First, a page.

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Friday 2 December 2016

Cloyne cleric's comments are hurting victims -- archbishop

Published 25/08/2011 | 05:00

A leading archbishop yesterday urged one of the senior clerics criticised in the Cloyne Report to make no further comment on the controversy as it would cause distress to clerical sexual abuse victims.

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Archbishop Dermot Clifford, the Cloyne administrator, made his comments after Monsignor Denis O'Callaghan wrote a letter to the 'Irish Catholic' newspaper in which he accepted he should have resigned his post as the diocesan child-protection delegate earlier.

Monsignor O'Callaghan, with former Bishop Dr John Magee, was criticised in the Cloyne Report for failing to fully implement child-protection guidelines.

In his letter, Monsignor O'Callaghan said that, in hindsight, he should have resigned rather than implement policies he did not fully agree with.

Last night, Dr Clifford -- who has been running the Cork diocese for almost three years -- said it was imperative that the victims' welfare be foremost in everyone's minds. He urged the former Mallow parish priest to make no further public comment on the matter.

"I would re-emphasise that our first priority at all times must be the protection of children," he said.

"I would kindly request Monsignor O'Callaghan, now retired, to refrain from any further public comment on this controversy as it will only cause further distress and hurt to survivors of child sexual abuse and their families," Dr Clifford said.

In a blunt message to the former Maynooth theology professor, the archbishop agreed he should have resigned from his Cloyne child-protection post.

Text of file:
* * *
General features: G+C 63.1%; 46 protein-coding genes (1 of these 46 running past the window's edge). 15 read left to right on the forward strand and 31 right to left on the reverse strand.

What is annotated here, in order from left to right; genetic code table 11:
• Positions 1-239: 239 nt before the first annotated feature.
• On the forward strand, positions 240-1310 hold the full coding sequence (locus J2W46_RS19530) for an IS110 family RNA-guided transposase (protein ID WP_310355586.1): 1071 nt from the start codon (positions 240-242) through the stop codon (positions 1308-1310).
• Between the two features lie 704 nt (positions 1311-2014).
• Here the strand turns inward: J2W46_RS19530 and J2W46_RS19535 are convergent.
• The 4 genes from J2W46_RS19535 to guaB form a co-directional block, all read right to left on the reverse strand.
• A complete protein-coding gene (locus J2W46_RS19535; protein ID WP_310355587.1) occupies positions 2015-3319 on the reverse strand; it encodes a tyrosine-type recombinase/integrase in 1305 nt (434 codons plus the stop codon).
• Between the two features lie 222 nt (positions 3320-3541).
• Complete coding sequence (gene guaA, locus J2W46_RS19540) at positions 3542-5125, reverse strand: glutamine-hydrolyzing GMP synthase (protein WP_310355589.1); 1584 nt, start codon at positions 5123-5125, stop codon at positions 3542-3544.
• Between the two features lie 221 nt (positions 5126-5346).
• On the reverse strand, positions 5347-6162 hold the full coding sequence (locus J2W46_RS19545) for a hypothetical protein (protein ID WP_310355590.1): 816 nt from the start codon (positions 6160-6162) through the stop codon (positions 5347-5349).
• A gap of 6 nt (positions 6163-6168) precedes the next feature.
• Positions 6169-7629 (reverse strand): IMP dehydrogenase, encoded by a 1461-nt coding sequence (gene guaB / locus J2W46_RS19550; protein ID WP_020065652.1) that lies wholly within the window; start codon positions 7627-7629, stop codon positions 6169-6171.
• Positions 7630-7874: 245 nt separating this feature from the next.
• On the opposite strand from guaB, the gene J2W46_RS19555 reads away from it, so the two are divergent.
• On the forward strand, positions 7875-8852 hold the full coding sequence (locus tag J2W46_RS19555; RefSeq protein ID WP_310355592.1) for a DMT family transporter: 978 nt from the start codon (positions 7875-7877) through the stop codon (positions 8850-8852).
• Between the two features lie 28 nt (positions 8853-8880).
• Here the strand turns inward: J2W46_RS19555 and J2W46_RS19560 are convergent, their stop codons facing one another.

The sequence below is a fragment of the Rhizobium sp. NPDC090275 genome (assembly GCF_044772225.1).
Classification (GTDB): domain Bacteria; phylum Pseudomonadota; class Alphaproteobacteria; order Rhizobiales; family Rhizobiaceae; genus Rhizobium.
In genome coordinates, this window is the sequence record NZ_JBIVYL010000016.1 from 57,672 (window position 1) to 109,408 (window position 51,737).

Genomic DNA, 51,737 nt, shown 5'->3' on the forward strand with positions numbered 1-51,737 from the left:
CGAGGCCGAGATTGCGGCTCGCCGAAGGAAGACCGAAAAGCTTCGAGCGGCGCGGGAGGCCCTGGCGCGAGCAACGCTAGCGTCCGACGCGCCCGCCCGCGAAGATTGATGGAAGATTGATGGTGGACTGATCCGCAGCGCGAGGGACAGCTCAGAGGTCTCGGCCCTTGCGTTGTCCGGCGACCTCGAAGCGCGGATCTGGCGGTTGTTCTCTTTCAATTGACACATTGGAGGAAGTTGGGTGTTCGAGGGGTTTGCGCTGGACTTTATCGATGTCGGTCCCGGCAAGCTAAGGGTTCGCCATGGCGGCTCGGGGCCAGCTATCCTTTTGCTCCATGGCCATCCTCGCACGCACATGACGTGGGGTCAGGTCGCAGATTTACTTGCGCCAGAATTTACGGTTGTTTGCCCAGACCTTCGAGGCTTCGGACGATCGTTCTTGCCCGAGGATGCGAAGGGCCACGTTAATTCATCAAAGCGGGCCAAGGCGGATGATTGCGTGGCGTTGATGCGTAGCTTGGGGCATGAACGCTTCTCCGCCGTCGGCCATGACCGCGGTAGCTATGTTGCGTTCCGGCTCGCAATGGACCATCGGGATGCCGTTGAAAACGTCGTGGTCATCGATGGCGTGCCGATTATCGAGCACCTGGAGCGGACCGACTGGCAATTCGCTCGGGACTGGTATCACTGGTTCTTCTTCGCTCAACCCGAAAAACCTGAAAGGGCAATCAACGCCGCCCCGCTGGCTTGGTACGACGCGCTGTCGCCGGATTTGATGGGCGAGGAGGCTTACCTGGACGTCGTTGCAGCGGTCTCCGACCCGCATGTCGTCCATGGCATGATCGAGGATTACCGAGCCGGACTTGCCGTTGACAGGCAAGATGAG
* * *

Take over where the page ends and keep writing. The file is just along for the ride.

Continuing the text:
Resigned

"I agree that he should have resigned at that time, once he came to the conclusion that he could not implement the 1996 framework document from the Catholic bishops on safeguarding of children.

"The pastoral approach espoused by Monsignor O'Callaghan is not a sufficient response to allegations of child sexual abuse," Dr Clifford said.

Monsignor O'Callaghan said the pastoral care of all involved was always his concern as child-protection delegate.

"(It was for) everyone suffering the consequences of sex abuse, primarily the victim but also the transgressor," he said.

"Judge Yvonne Murphy was made aware of the Cloyne commitment to pastoral care but the commission focussed on its remit of reporting on whether or not procedures were fulfilled," he added.

Last night, one victim said she was "shocked and appalled" by the letter and interpreted it as a clear attempt to justify what had happened.

"This is absolutely typical of how we have been treated over the years," she said.

Monsignor O'Callaghan has apologised to victims and Dr Magee said he was "horrified and ashamed" by what had happened under his watch.

Irish Independent

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